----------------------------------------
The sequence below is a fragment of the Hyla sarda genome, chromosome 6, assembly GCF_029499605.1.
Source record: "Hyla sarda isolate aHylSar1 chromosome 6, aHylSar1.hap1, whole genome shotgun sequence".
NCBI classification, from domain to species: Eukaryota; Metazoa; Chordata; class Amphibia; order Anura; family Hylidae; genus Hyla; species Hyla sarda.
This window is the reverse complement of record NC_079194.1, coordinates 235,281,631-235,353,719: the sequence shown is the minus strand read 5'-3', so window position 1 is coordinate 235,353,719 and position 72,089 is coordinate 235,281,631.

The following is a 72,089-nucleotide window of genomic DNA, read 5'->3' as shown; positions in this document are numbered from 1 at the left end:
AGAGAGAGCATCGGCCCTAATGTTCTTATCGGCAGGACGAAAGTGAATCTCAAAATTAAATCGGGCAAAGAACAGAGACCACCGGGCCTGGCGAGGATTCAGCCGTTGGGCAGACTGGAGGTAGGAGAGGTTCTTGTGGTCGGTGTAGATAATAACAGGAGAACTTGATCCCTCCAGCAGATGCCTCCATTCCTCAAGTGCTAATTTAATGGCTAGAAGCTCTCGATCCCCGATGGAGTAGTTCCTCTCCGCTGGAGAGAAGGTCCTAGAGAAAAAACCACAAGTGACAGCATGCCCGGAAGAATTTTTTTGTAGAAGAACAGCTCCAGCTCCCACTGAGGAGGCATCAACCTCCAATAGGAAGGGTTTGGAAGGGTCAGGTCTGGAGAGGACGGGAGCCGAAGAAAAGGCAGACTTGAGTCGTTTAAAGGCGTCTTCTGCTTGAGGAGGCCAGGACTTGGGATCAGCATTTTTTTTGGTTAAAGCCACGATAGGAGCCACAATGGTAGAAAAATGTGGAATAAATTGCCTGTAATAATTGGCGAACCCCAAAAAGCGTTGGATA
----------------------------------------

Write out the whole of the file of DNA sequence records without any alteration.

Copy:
The sequence below is a fragment of the Hyla sarda genome, chromosome 6, assembly GCF_029499605.1.
Source record: "Hyla sarda isolate aHylSar1 chromosome 6, aHylSar1.hap1, whole genome shotgun sequence".
NCBI classification, from domain to species: Eukaryota; Metazoa; Chordata; class Amphibia; order Anura; family Hylidae; genus Hyla; species Hyla sarda.
This window is the reverse complement of record NC_079194.1, coordinates 235,281,631-235,353,719: the sequence shown is the minus strand read 5'-3', so window position 1 is coordinate 235,353,719 and position 72,089 is coordinate 235,281,631.

The following is a 72,089-nucleotide window of genomic DNA, read 5'->3' as shown; positions in this document are numbered from 1 at the left end:
AGAGAGAGCATCGGCCCTAATGTTCTTATCGGCAGGACGAAAGTGAATCTCAAAATTAAATCGGGCAAAGAACAGAGACCACCGGGCCTGGCGAGGATTCAGCCGTTGGGCAGACTGGAGGTAGGAGAGGTTCTTGTGGTCGGTGTAGATAATAACAGGAGAACTTGATCCCTCCAGCAGATGCCTCCATTCCTCAAGTGCTAATTTAATGGCTAGAAGCTCTCGATCCCCGATGGAGTAGTTCCTCTCCGCTGGAGAGAAGGTCCTAGAGAAAAAACCACAAGTGACAGCATGCCCGGAAGAATTTTTTTGTAGAAGAACAGCTCCAGCTCCCACTGAGGAGGCATCAACCTCCAATAGGAAGGGTTTGGAAGGGTCAGGTCTGGAGAGGACGGGAGCCGAAGAAAAGGCAGACTTGAGTCGTTTAAAGGCGTCTTCTGCTTGAGGAGGCCAGGACTTGGGATCAGCATTTTTTTTGGTTAAAGCCACGATAGGAGCCACAATGGTAGAAAAATGTGGAATAAATTGCCTGTAATAATTGGCGAACCCCAAAAAGCGTTGGATA